Homemade Spice Blends (Masalas)

assorted spices:

“Homemade is best”. That’s what I tell my students when it comes to spice masalas. Whereas you can buy pre-made mixtures in Indian grocer shops, they are never as aromatic and fresh as what you can make yourself.

I am telling you this because Maya from Tampa, Florida USA wrote and asked:
“Hi Kurma, one of your recipes calls for Chat Masala. Can I make my own?”

I replied and told her that there are a number of homemade spice blends, including chat masala, on my website here.

Cancer Doc Urges Cell Phone Precaution

the cellphone:

A prominent cancer researcher’s warning to limit cell phone use has rekindled anew the longstanding question over mobile-phone health risks.

The media is abuzz with news of the memo from Dr. Ronald B. Herberman, director of the University of Pittsburgh Cancer Institute. He sent it to faculty and staff Wednesday, saying, among other things, that children should use cell phones only for emergencies, since their developing organs are the most likely to be sensitive to possible effects of exposure to electromagnetic fields.
Dr. Ronald B. Herberman

In his 10-point advisory (see below), Herberman also urges adults to keep phones away from their heads and use speakerphones or wireless headsets.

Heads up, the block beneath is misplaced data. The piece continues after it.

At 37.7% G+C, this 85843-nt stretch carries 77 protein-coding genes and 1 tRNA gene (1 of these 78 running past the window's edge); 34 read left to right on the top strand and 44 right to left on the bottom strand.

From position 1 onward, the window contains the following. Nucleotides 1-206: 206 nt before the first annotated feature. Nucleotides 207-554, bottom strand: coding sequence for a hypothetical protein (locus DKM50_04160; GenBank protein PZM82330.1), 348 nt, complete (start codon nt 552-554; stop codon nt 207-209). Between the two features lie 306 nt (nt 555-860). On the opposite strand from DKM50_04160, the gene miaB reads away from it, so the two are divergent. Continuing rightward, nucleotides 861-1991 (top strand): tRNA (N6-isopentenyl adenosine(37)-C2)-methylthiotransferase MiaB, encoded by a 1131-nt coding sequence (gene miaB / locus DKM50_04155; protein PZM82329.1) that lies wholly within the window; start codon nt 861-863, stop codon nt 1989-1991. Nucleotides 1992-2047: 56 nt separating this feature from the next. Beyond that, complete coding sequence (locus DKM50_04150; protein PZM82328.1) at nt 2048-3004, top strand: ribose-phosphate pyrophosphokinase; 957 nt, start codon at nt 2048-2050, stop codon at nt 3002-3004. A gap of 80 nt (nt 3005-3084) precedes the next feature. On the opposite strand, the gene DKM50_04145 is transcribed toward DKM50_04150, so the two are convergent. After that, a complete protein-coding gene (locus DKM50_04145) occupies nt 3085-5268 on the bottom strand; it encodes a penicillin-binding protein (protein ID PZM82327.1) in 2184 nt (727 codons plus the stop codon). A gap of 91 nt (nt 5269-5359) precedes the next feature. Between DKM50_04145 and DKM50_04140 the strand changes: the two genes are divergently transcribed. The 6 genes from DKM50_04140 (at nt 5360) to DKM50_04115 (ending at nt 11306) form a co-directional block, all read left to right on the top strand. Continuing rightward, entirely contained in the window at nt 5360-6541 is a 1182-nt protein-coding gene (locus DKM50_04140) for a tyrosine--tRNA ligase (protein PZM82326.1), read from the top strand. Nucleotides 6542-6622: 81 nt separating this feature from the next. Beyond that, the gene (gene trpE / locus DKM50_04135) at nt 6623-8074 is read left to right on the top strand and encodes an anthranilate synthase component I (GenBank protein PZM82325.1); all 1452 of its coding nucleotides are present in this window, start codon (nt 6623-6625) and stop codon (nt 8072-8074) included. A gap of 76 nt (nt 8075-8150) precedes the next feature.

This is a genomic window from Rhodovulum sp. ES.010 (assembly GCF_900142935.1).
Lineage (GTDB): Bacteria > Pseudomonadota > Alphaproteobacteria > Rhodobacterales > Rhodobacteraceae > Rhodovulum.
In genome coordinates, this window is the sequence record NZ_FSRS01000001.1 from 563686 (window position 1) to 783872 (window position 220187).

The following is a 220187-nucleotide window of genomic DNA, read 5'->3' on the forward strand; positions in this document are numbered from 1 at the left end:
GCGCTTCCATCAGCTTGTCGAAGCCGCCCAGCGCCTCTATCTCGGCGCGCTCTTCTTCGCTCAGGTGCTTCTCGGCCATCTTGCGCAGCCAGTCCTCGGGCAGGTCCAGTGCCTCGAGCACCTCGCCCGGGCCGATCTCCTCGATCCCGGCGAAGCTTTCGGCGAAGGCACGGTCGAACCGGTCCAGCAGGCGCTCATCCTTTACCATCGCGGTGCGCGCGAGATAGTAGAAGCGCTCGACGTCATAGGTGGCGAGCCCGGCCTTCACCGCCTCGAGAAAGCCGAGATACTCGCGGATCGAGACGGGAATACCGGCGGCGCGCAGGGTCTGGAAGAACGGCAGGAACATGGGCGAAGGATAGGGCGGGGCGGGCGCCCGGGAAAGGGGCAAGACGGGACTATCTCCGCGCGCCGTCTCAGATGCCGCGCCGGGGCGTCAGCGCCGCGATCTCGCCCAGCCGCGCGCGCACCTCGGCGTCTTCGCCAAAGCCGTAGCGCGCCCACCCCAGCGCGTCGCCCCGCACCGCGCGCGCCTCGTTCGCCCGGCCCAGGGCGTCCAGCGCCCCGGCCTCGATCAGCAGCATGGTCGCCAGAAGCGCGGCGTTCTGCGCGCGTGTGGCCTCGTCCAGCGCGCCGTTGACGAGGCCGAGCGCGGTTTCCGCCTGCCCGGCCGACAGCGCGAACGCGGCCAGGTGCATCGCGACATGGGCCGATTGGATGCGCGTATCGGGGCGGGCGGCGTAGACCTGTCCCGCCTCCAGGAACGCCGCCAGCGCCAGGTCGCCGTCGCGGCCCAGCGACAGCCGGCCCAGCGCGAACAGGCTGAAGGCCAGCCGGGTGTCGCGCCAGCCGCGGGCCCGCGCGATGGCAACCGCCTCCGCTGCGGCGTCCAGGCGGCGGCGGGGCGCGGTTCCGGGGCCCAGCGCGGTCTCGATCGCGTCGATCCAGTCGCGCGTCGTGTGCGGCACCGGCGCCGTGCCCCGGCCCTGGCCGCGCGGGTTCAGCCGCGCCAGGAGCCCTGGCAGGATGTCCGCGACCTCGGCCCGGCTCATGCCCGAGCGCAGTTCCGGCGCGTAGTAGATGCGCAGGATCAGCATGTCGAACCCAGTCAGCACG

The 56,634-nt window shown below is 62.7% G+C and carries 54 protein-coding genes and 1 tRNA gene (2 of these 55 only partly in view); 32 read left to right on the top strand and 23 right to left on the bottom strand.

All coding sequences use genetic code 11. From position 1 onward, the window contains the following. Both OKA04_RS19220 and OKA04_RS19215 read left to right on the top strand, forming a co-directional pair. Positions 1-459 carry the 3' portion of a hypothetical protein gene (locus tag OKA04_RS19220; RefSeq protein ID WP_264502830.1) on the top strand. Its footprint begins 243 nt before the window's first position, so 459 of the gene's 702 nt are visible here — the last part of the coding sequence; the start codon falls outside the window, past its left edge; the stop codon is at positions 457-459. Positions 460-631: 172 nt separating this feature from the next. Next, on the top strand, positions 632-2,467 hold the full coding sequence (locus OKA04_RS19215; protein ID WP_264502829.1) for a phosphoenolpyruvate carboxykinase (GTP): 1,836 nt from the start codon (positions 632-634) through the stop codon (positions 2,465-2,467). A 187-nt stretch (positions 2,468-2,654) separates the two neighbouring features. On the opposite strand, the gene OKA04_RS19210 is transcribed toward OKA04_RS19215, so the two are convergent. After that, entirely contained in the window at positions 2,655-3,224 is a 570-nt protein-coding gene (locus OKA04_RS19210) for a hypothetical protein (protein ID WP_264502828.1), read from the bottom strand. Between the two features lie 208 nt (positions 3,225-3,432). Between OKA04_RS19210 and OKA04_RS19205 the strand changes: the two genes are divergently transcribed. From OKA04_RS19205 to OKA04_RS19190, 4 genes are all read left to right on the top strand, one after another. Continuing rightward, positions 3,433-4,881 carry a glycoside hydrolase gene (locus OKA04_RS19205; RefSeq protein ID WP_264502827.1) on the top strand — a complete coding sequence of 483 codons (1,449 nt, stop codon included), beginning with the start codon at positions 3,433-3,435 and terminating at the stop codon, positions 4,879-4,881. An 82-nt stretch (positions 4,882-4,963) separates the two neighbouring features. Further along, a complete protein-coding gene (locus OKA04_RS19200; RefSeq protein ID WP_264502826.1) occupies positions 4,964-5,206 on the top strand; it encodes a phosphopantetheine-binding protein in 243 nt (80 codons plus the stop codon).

He suggests that people try to avoid constantly carrying their cell phones on their bodies and also try not to keep the devices nearby at night under the pillow or on a nightstand. He even warns against using cell phones in public places like buses because it exposes others to the phone’s electromagnetic fields.

Herberman notes that the precautions have been reviewed by UPCI experts in neuro-oncology, epidemiology, and neurosurgery, as well as the Center for Environmental Oncology.

The tumor immunologist’s words are grabbing widespread attention both because of his professional position and because they contradict numerous studies that don’t find a link between cancer and cell phone use.

Herberman said his warning was based on early findings from unpublished data.

“Recently, I have become aware of the growing body of literature linking long-term cell phone use to possible adverse health effects including cancer,” he says. “Although the evidence is still controversial, I am convinced that there are sufficient data to warrant issuing an advisory to share some precautionary advice on cell phone use.”

For anyone concerned about possible health repercussions of cell phone use, many of Herberman’s suggestions are easy enough to implement and minimally disruptive at most. Still, the topic can prove daunting to consumers.

Read the New York Times article.

Practical Advice to Limit Exposure to Electromagnetic Radiation Emitted from Cell Phones

cell: Do not allow children to use a cell phone, except for emergencies. The developing organs of a fetus or child are the most likely to be sensitive to any possible effects of exposure to electromagnetic fields.

cell: While communicating using your cell phone, try to keep the cell phone away from the body as much as possible. The amplitude of the electromagnetic field is one fourth the strength at a distance of two inches and fifty times lower at three feet.